Updated: Apr 6, 2020
The year was 2013. Ryan and I had been coaching indoor volleyball in Flagstaff and he was running the club called High Altitude Thunder. Early in the year a man by the name of Frank Tunnell had called Ryan up to give private lessons to his daughter Jenna and her partner Maddy Roh. The dilemma was that the girls lived in Phoenix and Ryan and I lived in Flagstaff. Ryan and I would get into his little silver Nissan truck and drive down to the park in Anthem. We would train the girls a couple of days a week and then come back up to run our club in Flagstaff. After training at both the park in Anthem and Victory Lane, the girls wanted a taste of competition. They wanted to see where they stood in the world of beach volleyball. Ryan went with them out to Santa Monica. Ironically, they ended up winning the tournament. It was awesome! After the win, the girls were hooked. They wanted more. Ryan and I would travel to Phoenix to train them, and they got into as many tournaments as they could. One day, the two of them went with Frank out to California to compete. When they went to sign in, they were required to write down a club name. Thinking on his feet, Frank wrote down "RPM Sand". R.P.M. are Ryan's initials. That day, RPM was born.
Through word of mouth, we ended up with 6 girls that year. Two 12's, two 14's, and two 16's. We also started running sand training in Flagstaff because we loved it so much. Ryan wanted to start things off right, so he called someone he thought might be able to help him to not only run a great camp, but to bounce ideas off of for running a club. It's pretty unbelievable, and I may not even believe it myself if we hadn't been roommates at the time. I got to see it for myself. The day before our camp started there was a knock on the door. On the other side of that door stood none other than Butch May. Yes, former Olympian, Butch May. Yes, father of Misty May-Treanor, Butch May. He was there to help. He was there to golf. He was there to tell the most amazing stories!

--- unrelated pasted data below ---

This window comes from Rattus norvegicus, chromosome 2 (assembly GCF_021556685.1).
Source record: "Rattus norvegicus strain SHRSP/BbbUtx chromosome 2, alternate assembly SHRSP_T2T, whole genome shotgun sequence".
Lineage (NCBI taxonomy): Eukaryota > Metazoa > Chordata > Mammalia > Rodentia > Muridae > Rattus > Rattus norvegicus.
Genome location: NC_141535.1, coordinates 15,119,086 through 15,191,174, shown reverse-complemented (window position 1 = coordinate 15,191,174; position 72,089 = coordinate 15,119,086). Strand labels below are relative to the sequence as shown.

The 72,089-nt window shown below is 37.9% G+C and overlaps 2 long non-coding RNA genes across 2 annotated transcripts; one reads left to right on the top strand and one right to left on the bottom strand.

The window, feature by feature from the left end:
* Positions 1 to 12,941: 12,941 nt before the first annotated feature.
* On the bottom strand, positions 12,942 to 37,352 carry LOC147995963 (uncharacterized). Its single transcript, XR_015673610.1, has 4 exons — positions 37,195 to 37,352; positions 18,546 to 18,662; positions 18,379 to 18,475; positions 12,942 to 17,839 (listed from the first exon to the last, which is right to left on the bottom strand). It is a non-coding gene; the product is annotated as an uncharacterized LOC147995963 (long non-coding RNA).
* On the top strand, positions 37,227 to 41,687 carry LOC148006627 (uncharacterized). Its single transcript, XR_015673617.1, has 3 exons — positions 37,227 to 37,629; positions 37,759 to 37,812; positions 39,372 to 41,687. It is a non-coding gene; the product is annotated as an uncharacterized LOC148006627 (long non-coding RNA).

Butch came out with us every day to run our camp. He would explain the drills and then Ryan and I would run them. We would go out early in the morning in Flagstaff in July and go for four hours. We would then go eat lunch, go back to the house, and listen to Butch tell stories, or hit the golf course with him. Butch was incredible! One day he asked us to take him to Home Depot. We hit the Home Depot next to the mall after camp was over that day. He went in and bought rope and twine. We had no idea what he was doing. He came back to the house and went to work. Butch sat on the couch for the next couple of hours with the twine and the rope. When he was finished, he had created his own set of court lines. They were awesome!
Butch was famous for his one liners. Phrases such as "Frank and Lynn" or the nickname "Mosquito" became stuff of RPM legend in practices. One day, several years later I was walking out of stadium court at the AVP after RPM's 14's had just won the national championship. There was Butch. He had watched the match and waited to congratulate us. The one liner that he gave me was epic! He said, "Hey Nick, just wanted to say congratulations. It has been really fun seeing where RPM has come from to where it is now. You guys started with a bunch of hamburgers and now you have a few hot dogs." I loved it! It was pretty cool to have Butch May congratulating us on our hard work.
RPM has formed into what it is today from a lot of hard work and a lot of sacrifice. Ryan and I drove from Flagstaff to Phoenix to California to Vegas and then home in one weekend to coach different kids in different events. We spent nights sleeping in our cars on the side of the road, or slept in our cars on the freeway in stopped traffic. We stayed in hotels when we first started that we had to buy air mattresses and sheets to put ON THE BEDS because the hotels gross, but all we could afford. RPM was born from passion for the game. It was born from our innate need to try to give back to our community. It was born from watching so many coaches scream and yell at their players to try to get the best out of them and wanting something different. While it isn't perfect, and probably never will be, we have worked really hard to form an environment where family is its soul and compassion is its heartbeat. As you see the hashtag "RPMfamily4life" floating around, as you see alumni interacting with current players, just know that each person who is a part of the program knows that they are part of something special.
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